After a month of living in Virginia and the D.C. area, we (myself, cameraman, producer and assistant producer) have made a company move to and are now living at the Pointe Plaza Hotel on Franklin Avenue in Brooklyn, NY.
It is a fascinating neighborhood to walk around in. The streets are busy with Hassidic people. At one point, I looked around and noticed I was the only one not dressed in black. We will be based here for a few days of shooting before we return to Los Angeles for the last of the work.
Before we landed here, I was afforded a few days off as we transitioned. I got myself a hotel room in my old neighborhood and hit the streets, walking for hours at a time.
I don't do much walking in Los Angeles. I am sure there is a lot to enjoy as a pedestrian in our city, it just never occurs to me to do it. Years ago, when I lived in Silverlake, I used to walk for miles all the time. As I would make these epic, bi-ped journeys into Hollywood to see shows, I always had the same feeling that I wasn't really going anywhere except deeper into the seemingly endless sprawl of Sargassoid stucco.
In Washington, D.C., I walk for hours, take a break for food or writing and then set out again. Most of my walks are referential, having to do with music. Places I saw bands, places where bands used to practice, houses I used to hang out in and listen to records. I go to these places over and over again, decade after decade. I know that sounds strange and it probably is, but to me, it's like a Kata or a meditation. The walk, the arrival at the spot. A moment to dwell on the significance and then to walk elsewhere, is to me what it means to be "poetry in motion".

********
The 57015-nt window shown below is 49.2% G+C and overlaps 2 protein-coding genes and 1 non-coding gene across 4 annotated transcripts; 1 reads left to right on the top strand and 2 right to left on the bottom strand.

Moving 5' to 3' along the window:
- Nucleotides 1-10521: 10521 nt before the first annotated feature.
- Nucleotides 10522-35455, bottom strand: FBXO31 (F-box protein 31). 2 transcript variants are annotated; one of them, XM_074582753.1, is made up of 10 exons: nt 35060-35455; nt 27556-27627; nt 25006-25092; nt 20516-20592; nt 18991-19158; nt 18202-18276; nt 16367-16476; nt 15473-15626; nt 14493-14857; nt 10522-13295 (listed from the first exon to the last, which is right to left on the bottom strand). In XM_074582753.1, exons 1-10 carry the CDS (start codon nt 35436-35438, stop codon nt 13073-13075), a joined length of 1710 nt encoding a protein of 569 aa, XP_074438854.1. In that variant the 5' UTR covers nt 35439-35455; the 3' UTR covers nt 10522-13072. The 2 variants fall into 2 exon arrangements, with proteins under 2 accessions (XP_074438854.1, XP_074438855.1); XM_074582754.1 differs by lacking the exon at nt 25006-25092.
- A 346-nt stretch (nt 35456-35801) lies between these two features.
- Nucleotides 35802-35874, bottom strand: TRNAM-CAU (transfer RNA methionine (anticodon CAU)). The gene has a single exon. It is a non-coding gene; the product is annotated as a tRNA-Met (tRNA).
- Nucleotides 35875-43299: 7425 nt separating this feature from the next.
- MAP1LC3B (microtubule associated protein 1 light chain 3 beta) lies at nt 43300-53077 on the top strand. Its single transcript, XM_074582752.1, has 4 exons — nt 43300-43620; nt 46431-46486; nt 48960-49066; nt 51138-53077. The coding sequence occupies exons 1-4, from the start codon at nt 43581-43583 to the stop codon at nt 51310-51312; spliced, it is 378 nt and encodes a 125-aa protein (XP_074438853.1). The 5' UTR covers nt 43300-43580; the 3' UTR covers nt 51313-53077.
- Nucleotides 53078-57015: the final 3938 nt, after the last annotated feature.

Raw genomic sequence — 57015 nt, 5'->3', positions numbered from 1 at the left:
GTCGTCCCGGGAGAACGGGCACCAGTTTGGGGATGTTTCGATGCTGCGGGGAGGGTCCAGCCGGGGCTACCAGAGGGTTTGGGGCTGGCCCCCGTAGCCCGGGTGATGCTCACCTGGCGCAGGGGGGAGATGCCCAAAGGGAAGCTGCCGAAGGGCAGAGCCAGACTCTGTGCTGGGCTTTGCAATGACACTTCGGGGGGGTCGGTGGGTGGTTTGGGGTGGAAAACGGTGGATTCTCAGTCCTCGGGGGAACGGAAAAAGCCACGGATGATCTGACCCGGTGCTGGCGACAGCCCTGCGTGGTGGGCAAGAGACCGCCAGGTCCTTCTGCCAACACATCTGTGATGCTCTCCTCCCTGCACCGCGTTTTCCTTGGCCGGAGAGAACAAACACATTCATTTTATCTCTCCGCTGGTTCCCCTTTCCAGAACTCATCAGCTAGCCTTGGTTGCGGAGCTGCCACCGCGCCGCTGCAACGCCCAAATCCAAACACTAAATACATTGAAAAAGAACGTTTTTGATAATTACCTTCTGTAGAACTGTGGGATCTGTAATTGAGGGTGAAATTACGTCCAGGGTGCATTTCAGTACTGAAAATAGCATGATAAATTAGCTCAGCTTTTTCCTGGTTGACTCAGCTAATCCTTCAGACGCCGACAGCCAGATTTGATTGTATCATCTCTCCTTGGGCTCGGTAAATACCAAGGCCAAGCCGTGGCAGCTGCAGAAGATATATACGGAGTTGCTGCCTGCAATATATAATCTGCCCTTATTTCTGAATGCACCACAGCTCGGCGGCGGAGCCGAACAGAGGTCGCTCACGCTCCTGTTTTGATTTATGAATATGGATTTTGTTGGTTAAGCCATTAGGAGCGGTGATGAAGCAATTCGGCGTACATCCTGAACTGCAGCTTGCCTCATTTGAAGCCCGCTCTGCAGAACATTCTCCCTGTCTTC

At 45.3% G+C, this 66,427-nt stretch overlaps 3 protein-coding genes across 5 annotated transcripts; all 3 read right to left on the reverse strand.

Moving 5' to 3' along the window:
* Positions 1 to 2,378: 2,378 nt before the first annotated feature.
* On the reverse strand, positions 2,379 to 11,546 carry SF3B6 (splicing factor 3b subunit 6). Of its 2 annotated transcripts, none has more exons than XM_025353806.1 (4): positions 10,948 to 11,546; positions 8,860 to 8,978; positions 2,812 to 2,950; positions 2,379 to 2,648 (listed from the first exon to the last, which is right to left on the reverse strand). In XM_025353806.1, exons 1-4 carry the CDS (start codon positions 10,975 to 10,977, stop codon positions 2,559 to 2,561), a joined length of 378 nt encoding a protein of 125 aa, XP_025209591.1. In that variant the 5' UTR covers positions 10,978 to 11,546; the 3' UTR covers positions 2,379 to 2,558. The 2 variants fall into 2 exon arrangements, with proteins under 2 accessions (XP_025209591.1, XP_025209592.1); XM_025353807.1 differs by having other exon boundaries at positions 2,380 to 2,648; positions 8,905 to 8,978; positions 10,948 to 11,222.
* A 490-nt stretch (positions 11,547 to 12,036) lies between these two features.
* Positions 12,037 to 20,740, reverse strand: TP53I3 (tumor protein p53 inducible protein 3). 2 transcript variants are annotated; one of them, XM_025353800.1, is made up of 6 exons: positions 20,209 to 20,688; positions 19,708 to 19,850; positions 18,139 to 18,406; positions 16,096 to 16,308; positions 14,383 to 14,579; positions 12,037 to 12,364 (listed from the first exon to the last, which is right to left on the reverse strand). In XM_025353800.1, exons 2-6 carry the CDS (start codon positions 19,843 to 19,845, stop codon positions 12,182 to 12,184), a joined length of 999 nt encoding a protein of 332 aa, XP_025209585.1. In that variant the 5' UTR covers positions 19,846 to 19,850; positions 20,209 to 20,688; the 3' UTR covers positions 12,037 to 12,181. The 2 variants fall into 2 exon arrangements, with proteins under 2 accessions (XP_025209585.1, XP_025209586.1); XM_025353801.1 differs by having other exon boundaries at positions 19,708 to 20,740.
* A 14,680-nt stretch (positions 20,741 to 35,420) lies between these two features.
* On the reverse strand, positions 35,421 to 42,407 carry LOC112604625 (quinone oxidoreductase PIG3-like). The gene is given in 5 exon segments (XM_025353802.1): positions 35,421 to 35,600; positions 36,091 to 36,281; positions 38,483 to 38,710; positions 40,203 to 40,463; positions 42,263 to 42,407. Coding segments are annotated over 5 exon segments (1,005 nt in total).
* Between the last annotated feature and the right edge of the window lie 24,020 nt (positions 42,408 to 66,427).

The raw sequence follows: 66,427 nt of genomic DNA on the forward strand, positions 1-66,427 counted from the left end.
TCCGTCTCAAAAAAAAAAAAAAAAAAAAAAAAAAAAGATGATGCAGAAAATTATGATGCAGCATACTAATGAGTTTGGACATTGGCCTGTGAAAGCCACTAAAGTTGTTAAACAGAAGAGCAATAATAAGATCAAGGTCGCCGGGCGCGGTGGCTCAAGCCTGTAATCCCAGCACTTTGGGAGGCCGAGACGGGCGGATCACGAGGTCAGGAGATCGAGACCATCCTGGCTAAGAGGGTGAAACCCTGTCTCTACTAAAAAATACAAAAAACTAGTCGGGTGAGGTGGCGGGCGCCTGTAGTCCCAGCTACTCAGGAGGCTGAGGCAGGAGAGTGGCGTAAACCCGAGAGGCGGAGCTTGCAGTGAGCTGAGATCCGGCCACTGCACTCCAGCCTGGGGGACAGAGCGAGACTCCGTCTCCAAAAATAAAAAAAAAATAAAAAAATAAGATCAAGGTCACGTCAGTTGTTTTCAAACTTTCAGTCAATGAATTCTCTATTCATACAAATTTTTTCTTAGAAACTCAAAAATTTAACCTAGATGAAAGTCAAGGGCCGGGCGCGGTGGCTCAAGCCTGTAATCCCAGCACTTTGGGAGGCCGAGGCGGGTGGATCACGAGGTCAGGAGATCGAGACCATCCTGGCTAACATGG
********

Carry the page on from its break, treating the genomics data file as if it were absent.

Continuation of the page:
It is clear to me now that most of my life has been spent transfixed by an obsession with music. It is perhaps now pathological, or at least well out of my control. Who knows what I could have amounted to had not all these songs gotten in the way?
I grew up with some serious music mavens, writers, players, producers and collectors. During these recent days of walking all over, I visited two very full-on record collections, both decades in the making. Flipping through the boxes of singles is like visiting parts of my life. Pulling a record out, putting it on and looking at the picture sleeve as the song plays never gets old to me. Neither does talking about music with someone with the same points of interest. It's like two people's DNA conversing. Ian MacKaye and I have been doing this for almost forty years now, and there's never a lack of things to talk about, just never enough time to get it all said.
I tell you all of this so you can appreciate how sad it was to read that Ray Manzarek of The Doors had passed away.My mother, a very eclectic listener, had the first Doors album and gave it to me when I expressed interest in the band. It was one of the first records I ever had. As the years passed, the babysitters who used to look after me would bring their Doors albums to the apartment, and that's how I got to hear their later work. I was still living in that apartment when Jim Morrison died in 1971.